The arrival of Bao SF brought me such joy! As far as I know, the Mission didn’t have a dedicated dumpling house before now. As we transition back to eating inside restaurants, including some of my favorite downtown Denver restaurants, Bao offers a lovely dining room (they also have outdoor seating), accented by the front window views of the dumpling-meisters hard at work in their pristine cubicle. However, I picked up food to go, before the in-house restaurant dining bans were lifted.
We ordered a heap of bao.
The greenies were cabbage and pork, and a favorite of mine, although the texture, while light and fluffy, was more like a steamed pork bun. The steamed scallop and shrimp dumplings were pure delicacy, with a luscious, slippery texture. I could have eaten 20 of these.
I also really liked the baked wasabi with sticky rice and Chinese sausage; interesting texturally and flavor-wise, and hearty, though I thought there would be more of a wasabi kick. The pan-fried kimchi potstickers were good, but they also had no real heat. The xiao long bao are the only ones I really took exception to. I don’t believe they’re made in-house (I could be wrong), and you can tell. They’re very flat, so there’s not a lot of filling or broth, and the pork ball was simply not very flavorful. As the star of any bao house, for me, these are the ones I was most looking forward to. Alas, I would not get them again.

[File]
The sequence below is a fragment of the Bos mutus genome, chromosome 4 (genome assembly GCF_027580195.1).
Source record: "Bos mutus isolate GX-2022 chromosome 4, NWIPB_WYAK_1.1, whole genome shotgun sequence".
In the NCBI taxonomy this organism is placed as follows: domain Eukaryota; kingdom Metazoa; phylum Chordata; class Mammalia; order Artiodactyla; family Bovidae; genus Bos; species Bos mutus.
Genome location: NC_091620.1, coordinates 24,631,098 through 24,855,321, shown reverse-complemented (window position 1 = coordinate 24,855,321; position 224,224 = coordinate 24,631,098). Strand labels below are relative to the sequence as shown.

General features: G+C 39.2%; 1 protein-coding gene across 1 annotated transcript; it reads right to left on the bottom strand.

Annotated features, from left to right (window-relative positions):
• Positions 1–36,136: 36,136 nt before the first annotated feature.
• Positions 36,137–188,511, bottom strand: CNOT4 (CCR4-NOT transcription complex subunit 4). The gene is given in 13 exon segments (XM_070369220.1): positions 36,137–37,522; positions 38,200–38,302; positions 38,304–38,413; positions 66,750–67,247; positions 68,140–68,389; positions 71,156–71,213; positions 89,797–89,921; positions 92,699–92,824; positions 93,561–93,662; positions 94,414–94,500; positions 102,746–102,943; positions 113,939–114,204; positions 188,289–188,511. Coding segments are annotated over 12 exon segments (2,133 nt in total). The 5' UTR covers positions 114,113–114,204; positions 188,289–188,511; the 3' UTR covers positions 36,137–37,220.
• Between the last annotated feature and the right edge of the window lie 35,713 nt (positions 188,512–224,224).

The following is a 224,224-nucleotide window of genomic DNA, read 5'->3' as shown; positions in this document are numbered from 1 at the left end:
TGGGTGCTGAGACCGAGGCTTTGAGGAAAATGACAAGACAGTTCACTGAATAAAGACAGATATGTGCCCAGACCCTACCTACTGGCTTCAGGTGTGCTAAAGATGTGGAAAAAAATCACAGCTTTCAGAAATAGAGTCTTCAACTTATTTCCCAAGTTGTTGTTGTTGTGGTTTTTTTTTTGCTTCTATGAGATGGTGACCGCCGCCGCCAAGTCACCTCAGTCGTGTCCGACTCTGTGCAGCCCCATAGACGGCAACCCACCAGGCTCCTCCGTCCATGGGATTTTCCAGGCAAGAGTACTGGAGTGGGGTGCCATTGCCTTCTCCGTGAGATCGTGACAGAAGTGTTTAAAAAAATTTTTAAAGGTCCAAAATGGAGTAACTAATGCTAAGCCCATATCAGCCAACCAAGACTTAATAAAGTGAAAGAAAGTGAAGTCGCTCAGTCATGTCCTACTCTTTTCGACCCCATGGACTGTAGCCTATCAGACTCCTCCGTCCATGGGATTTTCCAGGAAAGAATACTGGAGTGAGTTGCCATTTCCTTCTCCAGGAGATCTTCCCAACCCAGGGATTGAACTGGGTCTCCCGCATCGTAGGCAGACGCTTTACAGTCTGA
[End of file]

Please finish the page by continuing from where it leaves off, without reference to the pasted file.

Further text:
And finally, we had the baked BBQ pork bao, the BF’s favorite, although I think he thought we were getting the steamed ones (which they do have). These were quite different from those: the buns were crackly and a little sweet, but the filling was plentiful with a nice-but-not-too-much sweetness.
I have to be honest: everything suffered a bit from not eating them on site, but thank goodness we can all do that now!
There are so many more dumplings and bao on offer (baked, pan fried, deep fried, and steamed), including some veggie options, and some cute and creative desserts. I understand the menu will be expanding too. I can’t wait to go back and try them all freshly hot and steamy, as they were meant to be enjoyed.
Bao SF (website)
590 Valencia St.
The new Mission… a food review and with no mention of prices. BTW $7 dollars for siu-mai, which is 100% more than you will pay at some of the greatest dimsum in the city.I wonder what that heap cost her? Another place that only the new deep pocketed residents can afford. And of course, it will keep them from ever venturing allllll the way to one of SF’s amazing Chinese neighborhoods that need the business.
Peoples perception of what food costs is grossly outdated. For you to eat cheap food, the workers in the restaurant industry have to suffer.
And please stop making assumptions on what others are doing.
Great addition to the Mission.
Anything in that area is going to be overpriced and catering to wealthy young tech workers who aren’t price conscious.
Everyone please welcome overgeneralization Michael!
Fabulous Wrte-Up! I’m not sure this restaurant will meet my extremely high expectations, but your write-up has wetted my curiously.
whetted, like a whetting stone sharpens a knife. Just sharing some fun facts!